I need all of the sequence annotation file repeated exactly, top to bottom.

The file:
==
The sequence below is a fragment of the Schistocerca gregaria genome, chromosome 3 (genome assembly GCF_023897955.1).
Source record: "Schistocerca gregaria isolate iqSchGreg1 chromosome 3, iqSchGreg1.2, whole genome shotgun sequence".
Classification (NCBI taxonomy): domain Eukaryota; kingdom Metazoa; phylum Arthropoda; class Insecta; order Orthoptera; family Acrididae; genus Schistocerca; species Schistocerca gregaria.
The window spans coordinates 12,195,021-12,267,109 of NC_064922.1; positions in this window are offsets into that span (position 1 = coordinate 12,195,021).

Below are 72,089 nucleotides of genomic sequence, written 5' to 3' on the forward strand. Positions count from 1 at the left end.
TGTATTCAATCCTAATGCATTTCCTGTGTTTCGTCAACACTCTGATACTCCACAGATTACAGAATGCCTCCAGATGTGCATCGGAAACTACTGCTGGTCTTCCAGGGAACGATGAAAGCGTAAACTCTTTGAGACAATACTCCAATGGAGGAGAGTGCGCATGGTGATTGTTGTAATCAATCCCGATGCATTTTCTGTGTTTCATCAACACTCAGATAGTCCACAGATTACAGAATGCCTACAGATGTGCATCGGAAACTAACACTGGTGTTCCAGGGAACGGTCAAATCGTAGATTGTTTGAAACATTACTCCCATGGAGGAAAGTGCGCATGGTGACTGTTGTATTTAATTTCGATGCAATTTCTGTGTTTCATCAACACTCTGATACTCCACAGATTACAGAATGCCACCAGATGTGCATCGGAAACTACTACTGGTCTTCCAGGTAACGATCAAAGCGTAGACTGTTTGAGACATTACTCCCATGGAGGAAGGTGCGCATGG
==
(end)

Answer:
The sequence below is a fragment of the Schistocerca gregaria genome, chromosome 3 (genome assembly GCF_023897955.1).
Source record: "Schistocerca gregaria isolate iqSchGreg1 chromosome 3, iqSchGreg1.2, whole genome shotgun sequence".
Classification (NCBI taxonomy): domain Eukaryota; kingdom Metazoa; phylum Arthropoda; class Insecta; order Orthoptera; family Acrididae; genus Schistocerca; species Schistocerca gregaria.
The window spans coordinates 12,195,021-12,267,109 of NC_064922.1; positions in this window are offsets into that span (position 1 = coordinate 12,195,021).

Below are 72,089 nucleotides of genomic sequence, written 5' to 3' on the forward strand. Positions count from 1 at the left end.
TGTATTCAATCCTAATGCATTTCCTGTGTTTCGTCAACACTCTGATACTCCACAGATTACAGAATGCCTCCAGATGTGCATCGGAAACTACTGCTGGTCTTCCAGGGAACGATGAAAGCGTAAACTCTTTGAGACAATACTCCAATGGAGGAGAGTGCGCATGGTGATTGTTGTAATCAATCCCGATGCATTTTCTGTGTTTCATCAACACTCAGATAGTCCACAGATTACAGAATGCCTACAGATGTGCATCGGAAACTAACACTGGTGTTCCAGGGAACGGTCAAATCGTAGATTGTTTGAAACATTACTCCCATGGAGGAAAGTGCGCATGGTGACTGTTGTATTTAATTTCGATGCAATTTCTGTGTTTCATCAACACTCTGATACTCCACAGATTACAGAATGCCACCAGATGTGCATCGGAAACTACTACTGGTCTTCCAGGTAACGATCAAAGCGTAGACTGTTTGAGACATTACTCCCATGGAGGAAGGTGCGCATGG